Dr Matt Broome, Postdoctoral Research Fellow at the University of New South Wales was awarded one of the first Ogden Trust Undergraduate Science Scholarships. A pupil at The King Alfred School. Somerset, this scholarship enabled Matt to study physics at the University of Warwick, where he gained a BSc and MSc. The Ogden Trust would have continued to support him through a PhD at Oxford but the lure of ‘Australia Fair’ proved too great and he enjoyed four highly successful years - and gained his doctorate - at the University of Queensland, which he describes as ‘the nicest campus in the world’.
In true Ogden spirit, when Matt went to Brisbane, he set up ‘Outreach in the Outback’ giving small-scale physics demonstrations in Optics in very isolated areas with the support (for travel and accommodation) of the Optical Society. This gave him invaluable experience of working with, and inspiring, children and he is excited by the possibility of talking to one or more Ogden Schools Science Partnerships when he is next in the UK.
Matt is currently working in quantum physics on the atomic scale.
“I specialise in controlling single-electron quantum devices. That is to say, we have a technology that enables us to isolate and control single electrons in a silicon chip architecture. Ultimately we want to build a so-called “quantum computer”. A quantum computer works differently to the normal “classical” computers that you will be more familiar with. In a quantum computer the ‘bit’ is replaced by a quantum-bit or ‘qubit’. This quantum bit can be both 0 and 1 at the same time! This superposition of states gives quantum computers an added computing power, enabling them to solve problems that are unsolvable on a classical computer.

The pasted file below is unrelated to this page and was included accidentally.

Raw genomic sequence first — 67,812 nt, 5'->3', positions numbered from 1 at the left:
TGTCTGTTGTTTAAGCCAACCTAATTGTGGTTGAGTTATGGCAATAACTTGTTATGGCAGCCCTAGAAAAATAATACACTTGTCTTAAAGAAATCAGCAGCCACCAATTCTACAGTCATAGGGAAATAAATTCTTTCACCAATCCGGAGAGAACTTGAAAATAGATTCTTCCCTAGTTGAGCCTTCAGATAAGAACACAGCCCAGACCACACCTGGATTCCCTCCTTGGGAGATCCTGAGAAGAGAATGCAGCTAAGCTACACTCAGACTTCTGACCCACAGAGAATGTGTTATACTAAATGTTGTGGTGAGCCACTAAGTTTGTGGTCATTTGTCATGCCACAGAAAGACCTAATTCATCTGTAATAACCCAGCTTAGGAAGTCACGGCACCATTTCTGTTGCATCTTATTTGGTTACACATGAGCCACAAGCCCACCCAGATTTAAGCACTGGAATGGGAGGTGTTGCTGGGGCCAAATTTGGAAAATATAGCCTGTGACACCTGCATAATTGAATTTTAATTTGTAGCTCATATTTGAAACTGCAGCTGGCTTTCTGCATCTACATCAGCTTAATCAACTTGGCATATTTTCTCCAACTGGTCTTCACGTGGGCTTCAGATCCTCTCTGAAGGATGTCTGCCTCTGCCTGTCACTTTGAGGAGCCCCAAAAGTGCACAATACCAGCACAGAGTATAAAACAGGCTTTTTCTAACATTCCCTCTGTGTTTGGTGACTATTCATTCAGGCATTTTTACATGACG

The technology is really in its infancy at the moment. We are just at the level of being able to control 1 to 2 qubits. The final quantum computer will need to have 1000s of qubits in order to outperform normal classical computers of today.
Previous to this job I worked at the University of Queensland in Brisbane. Instead of single electrons, we encoded our qubits onto single photons (single particles of light).”
Matt already has a long list of publications to his name. He is a great ambassador for the Trust and a worthy recipient of its early support.